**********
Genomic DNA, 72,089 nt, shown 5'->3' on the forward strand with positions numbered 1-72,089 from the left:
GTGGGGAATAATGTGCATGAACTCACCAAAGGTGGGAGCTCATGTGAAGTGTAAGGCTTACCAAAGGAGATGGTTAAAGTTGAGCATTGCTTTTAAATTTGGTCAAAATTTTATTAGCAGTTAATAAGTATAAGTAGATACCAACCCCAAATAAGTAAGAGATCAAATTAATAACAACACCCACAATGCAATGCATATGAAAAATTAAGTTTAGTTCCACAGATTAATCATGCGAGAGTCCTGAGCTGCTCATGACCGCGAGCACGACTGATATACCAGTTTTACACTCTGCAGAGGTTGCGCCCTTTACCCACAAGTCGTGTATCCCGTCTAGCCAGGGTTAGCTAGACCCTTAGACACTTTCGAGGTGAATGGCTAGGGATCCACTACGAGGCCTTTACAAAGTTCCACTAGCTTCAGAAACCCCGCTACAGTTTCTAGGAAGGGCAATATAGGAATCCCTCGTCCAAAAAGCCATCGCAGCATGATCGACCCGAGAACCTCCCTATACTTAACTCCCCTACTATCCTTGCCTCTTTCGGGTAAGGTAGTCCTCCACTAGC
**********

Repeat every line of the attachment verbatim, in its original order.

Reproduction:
Genomic DNA, 72,089 nt, shown 5'->3' on the forward strand with positions numbered 1-72,089 from the left:
GTGGGGAATAATGTGCATGAACTCACCAAAGGTGGGAGCTCATGTGAAGTGTAAGGCTTACCAAAGGAGATGGTTAAAGTTGAGCATTGCTTTTAAATTTGGTCAAAATTTTATTAGCAGTTAATAAGTATAAGTAGATACCAACCCCAAATAAGTAAGAGATCAAATTAATAACAACACCCACAATGCAATGCATATGAAAAATTAAGTTTAGTTCCACAGATTAATCATGCGAGAGTCCTGAGCTGCTCATGACCGCGAGCACGACTGATATACCAGTTTTACACTCTGCAGAGGTTGCGCCCTTTACCCACAAGTCGTGTATCCCGTCTAGCCAGGGTTAGCTAGACCCTTAGACACTTTCGAGGTGAATGGCTAGGGATCCACTACGAGGCCTTTACAAAGTTCCACTAGCTTCAGAAACCCCGCTACAGTTTCTAGGAAGGGCAATATAGGAATCCCTCGTCCAAAAAGCCATCGCAGCATGATCGACCCGAGAACCTCCCTATACTTAACTCCCCTACTATCCTTGCCTCTTTCGGGTAAGGTAGTCCTCCACTAGC